1. Pull any new commits in the official handbook repo to keep your master branch up to date:

# fetches and merges the remote changes to your local files
$ git pull --ff-only

# push the commits to your forked repo
$ git push origin master
  • You have to do git push origin master in order to push any changes that you pulled from the original handbook repo (upstream) to your forked repo (origin). If there weren’t any new commits pulled from the upstream repo, you can skip this step.

decorative line


You won’t be able to push changes you make directly to the official handbook repo. Instead, you will have to submit pull requests and the moderators of the repo will review your pull request and decide if any changes need to be made before they accept and merge your changes into the official handbook repo.

For this reason, it is highly recommended that you don’t make any changes to the master branch of your forked repo. Instead, there should be a 1-to-1 relationship between a feature you want to change and a pull request. In other words, you should create a new branch for every issue you want to change so that you can submit separate pull requests for every thing you want to modify.

  1. When you start working on a new feature (i.e., modification), create/checkout a new branch for that feature:

# create and switch to new branch called 'new-feature'
$ git checkout -b [new-feature]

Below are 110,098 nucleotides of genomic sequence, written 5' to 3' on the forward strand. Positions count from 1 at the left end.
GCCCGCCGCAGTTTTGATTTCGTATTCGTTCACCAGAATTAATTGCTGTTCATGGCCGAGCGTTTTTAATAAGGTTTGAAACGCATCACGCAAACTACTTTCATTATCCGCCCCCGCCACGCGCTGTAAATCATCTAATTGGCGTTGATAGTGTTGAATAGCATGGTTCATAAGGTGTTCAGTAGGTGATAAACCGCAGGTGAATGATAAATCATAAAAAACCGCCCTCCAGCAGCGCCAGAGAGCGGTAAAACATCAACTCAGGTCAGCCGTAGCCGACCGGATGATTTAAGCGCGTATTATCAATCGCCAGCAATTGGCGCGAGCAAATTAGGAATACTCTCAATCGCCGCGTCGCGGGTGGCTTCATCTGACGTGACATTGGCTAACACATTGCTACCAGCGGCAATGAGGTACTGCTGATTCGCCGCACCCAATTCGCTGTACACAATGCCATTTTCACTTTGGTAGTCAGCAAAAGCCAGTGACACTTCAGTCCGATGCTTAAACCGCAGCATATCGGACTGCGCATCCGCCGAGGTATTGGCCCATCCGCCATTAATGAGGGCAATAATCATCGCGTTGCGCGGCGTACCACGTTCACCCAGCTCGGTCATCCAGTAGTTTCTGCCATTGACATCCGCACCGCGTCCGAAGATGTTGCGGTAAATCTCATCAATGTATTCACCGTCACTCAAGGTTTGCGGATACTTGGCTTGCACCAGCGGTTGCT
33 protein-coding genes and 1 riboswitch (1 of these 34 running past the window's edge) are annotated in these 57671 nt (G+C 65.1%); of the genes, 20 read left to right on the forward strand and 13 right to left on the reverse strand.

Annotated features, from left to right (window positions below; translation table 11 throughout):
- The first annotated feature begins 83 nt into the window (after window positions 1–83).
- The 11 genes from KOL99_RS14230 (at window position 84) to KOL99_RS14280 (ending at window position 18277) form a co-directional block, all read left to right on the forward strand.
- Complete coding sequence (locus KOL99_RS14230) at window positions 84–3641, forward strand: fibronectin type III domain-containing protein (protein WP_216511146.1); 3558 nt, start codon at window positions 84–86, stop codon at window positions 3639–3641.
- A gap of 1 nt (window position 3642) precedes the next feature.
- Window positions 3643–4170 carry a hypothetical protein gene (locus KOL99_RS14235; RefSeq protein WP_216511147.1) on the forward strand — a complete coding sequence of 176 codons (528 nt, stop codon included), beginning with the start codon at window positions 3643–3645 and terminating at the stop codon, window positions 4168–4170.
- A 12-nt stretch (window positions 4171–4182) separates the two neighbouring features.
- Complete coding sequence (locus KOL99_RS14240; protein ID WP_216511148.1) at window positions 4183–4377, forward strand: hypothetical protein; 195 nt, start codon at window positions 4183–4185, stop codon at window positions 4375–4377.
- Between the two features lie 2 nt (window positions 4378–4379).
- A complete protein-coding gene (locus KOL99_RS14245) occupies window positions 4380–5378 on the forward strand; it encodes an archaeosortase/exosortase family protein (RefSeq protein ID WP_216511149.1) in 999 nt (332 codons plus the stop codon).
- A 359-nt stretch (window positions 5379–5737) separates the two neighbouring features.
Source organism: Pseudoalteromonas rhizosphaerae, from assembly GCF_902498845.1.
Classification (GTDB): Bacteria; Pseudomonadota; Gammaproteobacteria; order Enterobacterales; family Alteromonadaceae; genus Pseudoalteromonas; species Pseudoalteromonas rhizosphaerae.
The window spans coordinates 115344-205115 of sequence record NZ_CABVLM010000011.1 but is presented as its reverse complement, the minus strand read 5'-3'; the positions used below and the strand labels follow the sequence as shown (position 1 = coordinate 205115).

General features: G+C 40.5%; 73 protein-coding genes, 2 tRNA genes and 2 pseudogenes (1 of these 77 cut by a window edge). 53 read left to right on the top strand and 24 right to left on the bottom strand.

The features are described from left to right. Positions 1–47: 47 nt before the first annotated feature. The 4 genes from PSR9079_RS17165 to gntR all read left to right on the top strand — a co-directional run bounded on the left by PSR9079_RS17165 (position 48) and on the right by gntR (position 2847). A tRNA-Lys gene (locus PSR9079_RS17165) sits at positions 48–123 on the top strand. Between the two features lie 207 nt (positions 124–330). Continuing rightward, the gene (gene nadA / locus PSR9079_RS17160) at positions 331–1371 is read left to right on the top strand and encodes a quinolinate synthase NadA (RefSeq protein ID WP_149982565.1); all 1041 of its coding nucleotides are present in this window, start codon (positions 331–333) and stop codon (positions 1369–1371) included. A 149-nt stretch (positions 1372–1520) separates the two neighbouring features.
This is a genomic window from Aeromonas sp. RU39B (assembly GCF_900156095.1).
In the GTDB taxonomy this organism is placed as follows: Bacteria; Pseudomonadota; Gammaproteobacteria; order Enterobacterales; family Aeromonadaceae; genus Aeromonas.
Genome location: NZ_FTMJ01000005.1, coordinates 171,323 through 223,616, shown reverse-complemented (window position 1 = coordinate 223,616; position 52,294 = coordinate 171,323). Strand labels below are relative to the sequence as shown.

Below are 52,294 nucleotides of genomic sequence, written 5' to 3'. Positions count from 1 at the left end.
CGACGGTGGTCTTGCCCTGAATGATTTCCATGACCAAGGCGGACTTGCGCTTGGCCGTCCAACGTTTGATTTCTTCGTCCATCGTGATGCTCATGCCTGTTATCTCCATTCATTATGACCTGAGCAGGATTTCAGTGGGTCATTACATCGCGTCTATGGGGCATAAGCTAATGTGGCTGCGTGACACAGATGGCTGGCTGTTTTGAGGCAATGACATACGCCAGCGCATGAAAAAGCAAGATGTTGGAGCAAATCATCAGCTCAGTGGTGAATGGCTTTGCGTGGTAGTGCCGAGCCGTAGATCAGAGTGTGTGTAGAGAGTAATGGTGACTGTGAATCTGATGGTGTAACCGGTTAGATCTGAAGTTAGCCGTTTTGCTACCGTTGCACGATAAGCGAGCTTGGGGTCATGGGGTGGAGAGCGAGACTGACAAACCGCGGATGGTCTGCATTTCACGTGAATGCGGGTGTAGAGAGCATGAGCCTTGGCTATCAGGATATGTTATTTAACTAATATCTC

e.g., git checkout -b testing
  1. Using your favorite text editor, make changes to the document you want to modify. Remember, you should be modifying the .rst files located in handbook/docs or handbook/docs/content_pages.github

  2. Next, you will want to render the handbook locally so that you can get a sense of the impact of the changes you make on the website. Run the following command from your top-level handbook directory:

# build the website locally
$ make build
  • The output on your terminal will look something like the screenshot below, with the location of the html pages living in the location circled in blue.

output you get after 'make build'
  • Open up Finder and navigate to the directory handbook/docs/_build/html. Open index.html. This will open a local version of the handbook in your internet browser. On a Mac, you can use the open command; e.g., open ~/Desktop/princeton_handbook/handbook/docs/_build/html/index.html.


Use this opportunity to (a) view your changes and (b) make sure that your changes haven’t messed up the rendering of the handbook!!

  • If you decide to make more modifications to the .rst file and want to view your changes, simply make build again in your terminal, then refresh the browser window that is displaying index.html and you should see your new modifications rendered.

  1. When you’re happy with your edits, you’ll want to add, commit, and push your changes to your feature branch in your forked repo.

  • When you’re making changes, it might be easy to lose track of which files were modified. You can use git status to view the files that were changed in the working directory.

screenshot of output for 'git status'
# remind yourself of which files have been modified
$ git status

# add a modified file in the working directory to the staging area
$ git add docs/content_pages/[filename].rst
  e.g., git add docs/content_pages/01-01-howto.rst

# check to make sure that you added the modified file to the staging
$ git status
screenshot of 2nd output for 'git status'
# commit the change with an informative message
$ git commit -m "Added new content to how-to file"

# push modified files to your feature branch on your fork:

# the *first* time you push to your new feature branch on your fork
$ git push --set-upstream origin [new-feature]
     e.g., git push --set-upstream origin testing

# for *subsequent* pushes to this feature branch
$ git push